Our committee began work in July and will be offering our ideas on how to reform SOL assessments and how to more accurately gauge student growth to the Virginia Board of Education and General Assembly this fall. It’s been exciting work. And it’s vitally important work, too: What we’re doing will go a long way toward realizing our goals of seeing students not only get better test scores, but learn to be better critical and creative thinkers, and that any accountability system is backed by the professional development that educators will need to make it work effectively.

I am extremely proud of VEA’s leadership on reforming the SOLs, and the momentum we helped build to actually get the process started. I’m also thrilled to be able to play a part in that process, along with other members, representing those who do the hands-on work in our public schools every day.

VEA members have also been out in front on the issue of alternative assessment, advocating for educators to be able to use various (and more useful) ways to measure our students’ progress.  In response to our activism, the Virginia Board of Education and Virginia Department of Education (VDoE) have developed some new local assessment guidelines.

The subject areas affected are grade 3 history and science; grade 5 writing; and U. S. History, both pre- and post-1865.

The new guidelines free teachers to use, as a form of authentic assessment, some of what they’ve already been doing, including projects and portfolios. The guidelines also allow local (and even school-level) control over those assessments—and they discourage the idea of local school divisions just creating their own multiple-choice tests to get the job done. School divisions will have a lot of latitude, as long as they submit a plan to VDoE detailing how their staff members are going to handle assessments in the affected subject areas.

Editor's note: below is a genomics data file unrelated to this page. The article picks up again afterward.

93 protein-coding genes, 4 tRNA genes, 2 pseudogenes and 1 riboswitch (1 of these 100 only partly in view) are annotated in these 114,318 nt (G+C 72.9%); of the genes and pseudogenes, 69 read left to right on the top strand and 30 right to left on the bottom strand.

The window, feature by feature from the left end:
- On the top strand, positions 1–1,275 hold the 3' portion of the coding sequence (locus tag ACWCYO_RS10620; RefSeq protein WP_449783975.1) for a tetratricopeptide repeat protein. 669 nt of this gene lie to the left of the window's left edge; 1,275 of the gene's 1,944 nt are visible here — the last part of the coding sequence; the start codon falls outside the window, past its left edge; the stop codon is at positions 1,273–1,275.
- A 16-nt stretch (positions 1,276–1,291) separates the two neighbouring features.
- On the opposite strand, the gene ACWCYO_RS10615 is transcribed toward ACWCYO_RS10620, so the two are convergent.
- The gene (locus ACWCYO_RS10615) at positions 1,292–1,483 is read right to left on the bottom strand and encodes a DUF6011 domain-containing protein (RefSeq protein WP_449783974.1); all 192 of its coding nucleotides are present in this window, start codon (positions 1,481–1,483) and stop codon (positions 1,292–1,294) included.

Check with your administrators and make sure they’re up to speed on these changes, which could make a huge impact on your work. Do everything you can to ensure students are not subjected to local standardized tests. Take charge and lead the profession!

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Association Backs Candidates, Plans ‘Day of Action’ Oct. 25

Because it’s so vitally important to have solid supporters of public education in elected offices, the National Education Association’s Fund for Children and Public Education has recommended seven candidates in this November’s federal elections here in the Commonwealth (the VEA Fund only makes recommendations in state contests). NEA’s recommendations were made based on candidate interviews, positions and voting records. Here are the candidates in Virginia NEA believes would offer our public schools difference-making support:

U.S. Senator --   Mark Warner
Congressional District 2 --  Suzanne Patrick
Congressional District 3 --  Robert “Bobby” Scott
Congressional District 7 --  Jack Trammell
Congressional District 8 --  Don Beyer
Congressional District 10 -- John Foust
Congressional District 11 -- Gerald E. “Jerry” Connolly

To help boost the campaigns of these candidates, VEA is mobilizing members for a “Day of Action” on Saturday, October 25. On that day, Association members across the state are encouraged to join in concerted canvassing efforts across the state on behalf of Sen. Warner and the NEA-recommended candidates for the U.S. House of Representatives.

Knocking on doors, making calls as part of a phone bank, helping with logistics, and distributing postcards are all among Day of Action options for VEA members. For more information on where and how you can help, contact Roger Gray in the VEA’s Office of Government Relations and Research at RGray@veanea.org.

 

Association Leaders Go To Summer School

Summer school was very much in session for hundreds of VEA activists in July, as presidents of local Associations gathered for a retreat and then many others joined in for the Reggie Smith Organizing School (RSOS), with both events held at the University of Richmond.

The annual local presidents’ event offered sessions on topics ranging from the roles and responsibilities of their office to building bridges with local government.

Current and former local presidents offered hands-on breakout sessions focused on engaging members, creating a media presence, running successful meetings, reaching out to the community, time management, supporting building representatives, effective communication, and organizing member events.